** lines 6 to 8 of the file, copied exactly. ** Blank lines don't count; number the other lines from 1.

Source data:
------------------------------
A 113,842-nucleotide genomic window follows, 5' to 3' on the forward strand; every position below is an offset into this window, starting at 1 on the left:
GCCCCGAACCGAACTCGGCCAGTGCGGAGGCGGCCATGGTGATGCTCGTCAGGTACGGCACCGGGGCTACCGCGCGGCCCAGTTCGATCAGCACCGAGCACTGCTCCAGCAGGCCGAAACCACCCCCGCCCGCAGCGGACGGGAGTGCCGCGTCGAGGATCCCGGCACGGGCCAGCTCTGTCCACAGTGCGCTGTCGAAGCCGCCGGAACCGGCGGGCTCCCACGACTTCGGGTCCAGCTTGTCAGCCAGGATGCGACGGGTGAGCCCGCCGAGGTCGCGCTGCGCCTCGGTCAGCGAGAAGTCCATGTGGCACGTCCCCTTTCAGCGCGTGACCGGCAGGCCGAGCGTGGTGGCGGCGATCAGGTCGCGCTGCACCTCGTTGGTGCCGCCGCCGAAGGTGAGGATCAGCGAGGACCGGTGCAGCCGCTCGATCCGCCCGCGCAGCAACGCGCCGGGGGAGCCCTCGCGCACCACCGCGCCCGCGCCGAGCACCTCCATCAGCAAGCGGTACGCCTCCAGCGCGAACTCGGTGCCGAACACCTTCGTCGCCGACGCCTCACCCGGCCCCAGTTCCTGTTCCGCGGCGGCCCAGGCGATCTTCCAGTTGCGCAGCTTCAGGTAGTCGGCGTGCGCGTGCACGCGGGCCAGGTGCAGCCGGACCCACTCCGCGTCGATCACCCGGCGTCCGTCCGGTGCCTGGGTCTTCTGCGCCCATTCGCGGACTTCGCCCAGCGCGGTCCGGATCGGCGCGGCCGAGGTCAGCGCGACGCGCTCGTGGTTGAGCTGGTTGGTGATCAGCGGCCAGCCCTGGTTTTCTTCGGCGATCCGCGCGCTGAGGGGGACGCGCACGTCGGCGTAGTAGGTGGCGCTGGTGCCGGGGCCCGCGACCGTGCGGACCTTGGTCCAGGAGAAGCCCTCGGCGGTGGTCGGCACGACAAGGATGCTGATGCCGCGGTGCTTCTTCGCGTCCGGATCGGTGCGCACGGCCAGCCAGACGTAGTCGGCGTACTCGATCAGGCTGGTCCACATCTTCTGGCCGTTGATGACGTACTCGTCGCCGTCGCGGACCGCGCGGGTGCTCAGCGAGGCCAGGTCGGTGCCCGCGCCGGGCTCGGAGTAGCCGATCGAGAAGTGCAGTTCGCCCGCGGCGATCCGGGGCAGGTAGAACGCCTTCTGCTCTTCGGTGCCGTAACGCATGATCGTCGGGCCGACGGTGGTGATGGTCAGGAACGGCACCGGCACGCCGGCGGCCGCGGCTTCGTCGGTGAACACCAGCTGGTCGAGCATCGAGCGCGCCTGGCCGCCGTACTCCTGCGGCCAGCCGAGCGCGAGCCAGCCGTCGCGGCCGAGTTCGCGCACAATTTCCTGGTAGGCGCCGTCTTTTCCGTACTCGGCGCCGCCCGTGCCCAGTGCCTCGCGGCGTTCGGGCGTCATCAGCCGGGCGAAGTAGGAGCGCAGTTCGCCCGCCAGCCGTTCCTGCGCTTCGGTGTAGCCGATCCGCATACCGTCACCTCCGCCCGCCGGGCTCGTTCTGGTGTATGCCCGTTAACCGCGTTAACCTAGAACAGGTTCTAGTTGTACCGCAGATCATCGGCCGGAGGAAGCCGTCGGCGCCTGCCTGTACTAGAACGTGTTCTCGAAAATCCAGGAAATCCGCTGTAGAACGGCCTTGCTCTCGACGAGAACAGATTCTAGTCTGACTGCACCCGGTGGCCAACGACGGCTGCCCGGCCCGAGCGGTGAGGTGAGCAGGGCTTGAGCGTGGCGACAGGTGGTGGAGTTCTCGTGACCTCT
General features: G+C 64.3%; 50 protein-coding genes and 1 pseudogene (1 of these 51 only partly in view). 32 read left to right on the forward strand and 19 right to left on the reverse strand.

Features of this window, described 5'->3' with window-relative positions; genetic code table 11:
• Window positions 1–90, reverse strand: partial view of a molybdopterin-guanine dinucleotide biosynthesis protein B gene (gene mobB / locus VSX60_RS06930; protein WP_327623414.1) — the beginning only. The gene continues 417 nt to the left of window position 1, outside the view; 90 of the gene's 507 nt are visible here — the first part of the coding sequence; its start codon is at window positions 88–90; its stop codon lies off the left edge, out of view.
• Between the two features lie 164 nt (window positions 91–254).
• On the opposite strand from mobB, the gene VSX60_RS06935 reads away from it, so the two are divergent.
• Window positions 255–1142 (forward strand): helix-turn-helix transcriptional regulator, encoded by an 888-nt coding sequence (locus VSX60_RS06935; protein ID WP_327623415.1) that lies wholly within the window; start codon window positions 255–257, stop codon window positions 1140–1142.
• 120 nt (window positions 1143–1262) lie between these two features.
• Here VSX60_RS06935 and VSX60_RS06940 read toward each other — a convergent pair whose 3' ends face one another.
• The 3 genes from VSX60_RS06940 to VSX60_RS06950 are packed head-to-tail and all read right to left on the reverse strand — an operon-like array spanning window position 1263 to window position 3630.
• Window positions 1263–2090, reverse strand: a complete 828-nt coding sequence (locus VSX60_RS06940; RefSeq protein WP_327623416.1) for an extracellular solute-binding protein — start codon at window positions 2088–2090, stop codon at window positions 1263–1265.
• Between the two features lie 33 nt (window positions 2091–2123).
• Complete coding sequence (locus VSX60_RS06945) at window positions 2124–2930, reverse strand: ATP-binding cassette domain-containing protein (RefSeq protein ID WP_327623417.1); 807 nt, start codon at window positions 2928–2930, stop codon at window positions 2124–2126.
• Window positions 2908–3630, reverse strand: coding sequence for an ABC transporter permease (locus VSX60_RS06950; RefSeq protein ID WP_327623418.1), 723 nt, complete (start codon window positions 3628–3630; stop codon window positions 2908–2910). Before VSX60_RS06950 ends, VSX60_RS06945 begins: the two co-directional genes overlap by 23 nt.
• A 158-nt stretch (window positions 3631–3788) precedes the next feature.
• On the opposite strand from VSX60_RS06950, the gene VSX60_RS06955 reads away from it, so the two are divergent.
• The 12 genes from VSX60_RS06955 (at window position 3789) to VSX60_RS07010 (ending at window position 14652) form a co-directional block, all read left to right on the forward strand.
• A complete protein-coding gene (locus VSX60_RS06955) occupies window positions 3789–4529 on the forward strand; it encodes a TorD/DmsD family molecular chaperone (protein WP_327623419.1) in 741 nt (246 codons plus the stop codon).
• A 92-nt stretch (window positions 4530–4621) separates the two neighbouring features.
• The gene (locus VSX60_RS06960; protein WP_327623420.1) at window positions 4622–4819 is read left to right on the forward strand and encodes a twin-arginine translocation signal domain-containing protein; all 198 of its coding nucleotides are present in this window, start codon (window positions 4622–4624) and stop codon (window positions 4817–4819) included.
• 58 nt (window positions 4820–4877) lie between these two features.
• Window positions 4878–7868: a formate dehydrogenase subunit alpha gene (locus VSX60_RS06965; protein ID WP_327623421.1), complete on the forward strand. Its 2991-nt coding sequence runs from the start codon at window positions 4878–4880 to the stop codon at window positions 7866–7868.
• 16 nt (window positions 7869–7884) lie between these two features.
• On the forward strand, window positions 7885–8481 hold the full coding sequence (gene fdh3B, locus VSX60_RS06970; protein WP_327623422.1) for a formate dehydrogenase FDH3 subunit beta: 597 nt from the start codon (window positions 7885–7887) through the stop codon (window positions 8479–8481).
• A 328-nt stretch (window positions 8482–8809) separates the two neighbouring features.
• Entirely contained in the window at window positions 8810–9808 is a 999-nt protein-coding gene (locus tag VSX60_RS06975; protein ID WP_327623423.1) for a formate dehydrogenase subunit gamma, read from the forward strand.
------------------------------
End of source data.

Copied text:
• Between the two features lie 164 nt (window positions 91–254).
• On the opposite strand from mobB, the gene VSX60_RS06935 reads away from it, so the two are divergent.
• Window positions 255–1142 (forward strand): helix-turn-helix transcriptional regulator, encoded by an 888-nt coding sequence (locus VSX60_RS06935; protein ID WP_327623415.1) that lies wholly within the window; start codon window positions 255–257, stop codon window positions 1140–1142.